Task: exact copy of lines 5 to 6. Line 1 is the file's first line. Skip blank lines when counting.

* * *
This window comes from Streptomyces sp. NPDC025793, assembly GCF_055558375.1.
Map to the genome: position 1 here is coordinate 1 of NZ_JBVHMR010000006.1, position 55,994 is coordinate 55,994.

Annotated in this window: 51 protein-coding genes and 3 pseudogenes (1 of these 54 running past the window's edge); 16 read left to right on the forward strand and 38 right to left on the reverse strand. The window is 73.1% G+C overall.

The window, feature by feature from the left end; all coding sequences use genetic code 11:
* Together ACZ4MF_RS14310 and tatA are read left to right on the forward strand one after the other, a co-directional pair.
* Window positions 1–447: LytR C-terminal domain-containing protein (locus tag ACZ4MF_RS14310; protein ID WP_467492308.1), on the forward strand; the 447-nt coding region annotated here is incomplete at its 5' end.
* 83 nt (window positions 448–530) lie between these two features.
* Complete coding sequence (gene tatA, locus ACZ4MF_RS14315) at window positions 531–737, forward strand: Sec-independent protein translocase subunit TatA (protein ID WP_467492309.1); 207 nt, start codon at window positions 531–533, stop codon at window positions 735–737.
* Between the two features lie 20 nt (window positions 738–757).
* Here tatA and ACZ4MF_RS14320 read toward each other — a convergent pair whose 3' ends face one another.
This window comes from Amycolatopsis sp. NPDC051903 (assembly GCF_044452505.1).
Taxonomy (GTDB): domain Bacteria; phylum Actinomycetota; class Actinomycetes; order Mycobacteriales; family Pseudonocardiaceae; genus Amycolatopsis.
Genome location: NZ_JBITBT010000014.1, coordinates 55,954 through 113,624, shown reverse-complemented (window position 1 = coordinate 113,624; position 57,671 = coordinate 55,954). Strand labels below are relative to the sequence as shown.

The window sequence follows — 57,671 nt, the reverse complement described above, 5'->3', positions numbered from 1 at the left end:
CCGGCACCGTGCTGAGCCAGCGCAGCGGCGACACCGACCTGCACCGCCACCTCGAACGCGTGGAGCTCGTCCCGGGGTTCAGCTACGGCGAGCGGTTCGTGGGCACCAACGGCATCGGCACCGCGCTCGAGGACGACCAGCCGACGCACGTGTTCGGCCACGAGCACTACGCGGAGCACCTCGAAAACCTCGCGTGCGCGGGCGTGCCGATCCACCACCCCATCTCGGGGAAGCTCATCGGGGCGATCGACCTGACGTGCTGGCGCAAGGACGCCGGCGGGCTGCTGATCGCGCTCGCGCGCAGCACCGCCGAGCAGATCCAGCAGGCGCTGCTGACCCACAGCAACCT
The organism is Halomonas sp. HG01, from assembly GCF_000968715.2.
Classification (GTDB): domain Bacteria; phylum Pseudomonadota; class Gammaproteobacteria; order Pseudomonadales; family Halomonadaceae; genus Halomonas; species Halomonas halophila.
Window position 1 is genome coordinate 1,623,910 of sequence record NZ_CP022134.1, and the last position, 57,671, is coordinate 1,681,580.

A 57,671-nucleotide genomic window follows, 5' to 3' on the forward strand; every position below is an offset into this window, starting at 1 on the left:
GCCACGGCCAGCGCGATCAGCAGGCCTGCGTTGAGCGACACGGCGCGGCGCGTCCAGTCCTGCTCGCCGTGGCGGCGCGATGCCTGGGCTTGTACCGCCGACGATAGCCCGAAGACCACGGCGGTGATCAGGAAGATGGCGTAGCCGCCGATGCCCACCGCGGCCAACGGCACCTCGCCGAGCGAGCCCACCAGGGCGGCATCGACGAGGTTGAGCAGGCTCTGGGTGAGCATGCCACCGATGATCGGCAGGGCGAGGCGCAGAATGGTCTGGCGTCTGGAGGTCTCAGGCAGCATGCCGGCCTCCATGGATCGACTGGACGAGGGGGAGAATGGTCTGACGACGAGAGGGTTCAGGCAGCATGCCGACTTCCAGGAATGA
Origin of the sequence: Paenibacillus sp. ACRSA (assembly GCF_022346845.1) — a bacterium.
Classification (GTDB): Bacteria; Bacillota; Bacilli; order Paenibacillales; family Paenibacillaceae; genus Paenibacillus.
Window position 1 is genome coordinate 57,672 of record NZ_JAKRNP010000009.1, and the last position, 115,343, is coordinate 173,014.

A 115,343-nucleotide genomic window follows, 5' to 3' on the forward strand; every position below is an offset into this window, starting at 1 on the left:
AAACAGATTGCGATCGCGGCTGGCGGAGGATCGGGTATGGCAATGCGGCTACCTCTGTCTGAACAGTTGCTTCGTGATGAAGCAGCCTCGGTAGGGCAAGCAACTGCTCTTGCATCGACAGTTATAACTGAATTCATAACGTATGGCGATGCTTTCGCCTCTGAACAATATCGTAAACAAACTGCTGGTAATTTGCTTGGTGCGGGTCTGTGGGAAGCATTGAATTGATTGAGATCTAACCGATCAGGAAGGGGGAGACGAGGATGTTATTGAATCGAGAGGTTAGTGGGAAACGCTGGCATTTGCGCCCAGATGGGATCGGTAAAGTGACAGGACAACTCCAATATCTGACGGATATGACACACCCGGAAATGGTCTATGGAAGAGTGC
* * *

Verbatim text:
* Together ACZ4MF_RS14310 and tatA are read left to right on the forward strand one after the other, a co-directional pair.
* Window positions 1–447: LytR C-terminal domain-containing protein (locus tag ACZ4MF_RS14310; protein ID WP_467492308.1), on the forward strand; the 447-nt coding region annotated here is incomplete at its 5' end.